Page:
Brain zapping restores sensations in paralysed patienttext_fields
Los Angeles: For the first time, scientists have induced natural sensations in the arm of a paralysed man by stimulating a certain region of the brain with a tiny array of electrodes.
The patient in the US has a high-level spinal cord lesion and, besides not being able to move his limbs, also cannot feel them. The work could one day allow paralysed people using prosthetic limbs to feel physical feedback from sensors placed on these devices.
The somatosensory cortex is a strip of brain that governs bodily sensations, both proprioceptive sensations (sensations of movement or the body's position in space) and cutaneous sensations (those of pressure, vibration, touch, and the like).
Previously, neural implants targeting similar brain areas predominantly produced sensations such as tingling or buzzing in the hand.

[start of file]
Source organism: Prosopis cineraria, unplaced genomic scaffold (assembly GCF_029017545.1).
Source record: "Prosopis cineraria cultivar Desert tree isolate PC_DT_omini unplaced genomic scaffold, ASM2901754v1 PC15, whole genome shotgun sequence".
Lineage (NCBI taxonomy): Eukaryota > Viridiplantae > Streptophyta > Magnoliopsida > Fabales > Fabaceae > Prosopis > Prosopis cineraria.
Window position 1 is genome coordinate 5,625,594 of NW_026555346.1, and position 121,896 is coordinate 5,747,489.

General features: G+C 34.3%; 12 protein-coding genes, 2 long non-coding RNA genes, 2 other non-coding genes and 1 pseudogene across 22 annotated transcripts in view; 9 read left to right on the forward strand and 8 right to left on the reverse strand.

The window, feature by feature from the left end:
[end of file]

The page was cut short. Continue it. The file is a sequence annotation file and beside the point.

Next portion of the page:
The implants developed by California Institute of Technology in the US is able to produce much more natural sensation via intracortical stimulation, akin to sensations experienced by the patient prior to his injury.
The patient had become paralysed from the shoulders down three years ago after a spinal cord injury. Two arrays of tiny electrodes were surgically inserted into his somatosensory cortex.
Using the arrays, the researchers stimulated neurons in the region with very small pulses of electricity. The participant reported feeling different natural sensations - such as squeezing, tapping, a sense of upward motion, and several others - that would vary in type, intensity, and location depending on the frequency, amplitude, and location of stimulation from the arrays.
It is the first time such natural sensations have been induced by intracortical neural stimulation.
"It was quite interesting. It was a lot of pinching, squeezing, movements, things like that. Hopefully it helps somebody in the future," the patient said.
Though different types of stimulation did indeed induce varying sensations, the neural codes governing specific physical sensations are still unclear.
In future work, researchers hope to determine the precise ways to place the electrodes and stimulate somatosensory brain areas in order to induce specific feelings and create a kind of dictionary of stimulations and their corresponding sensations.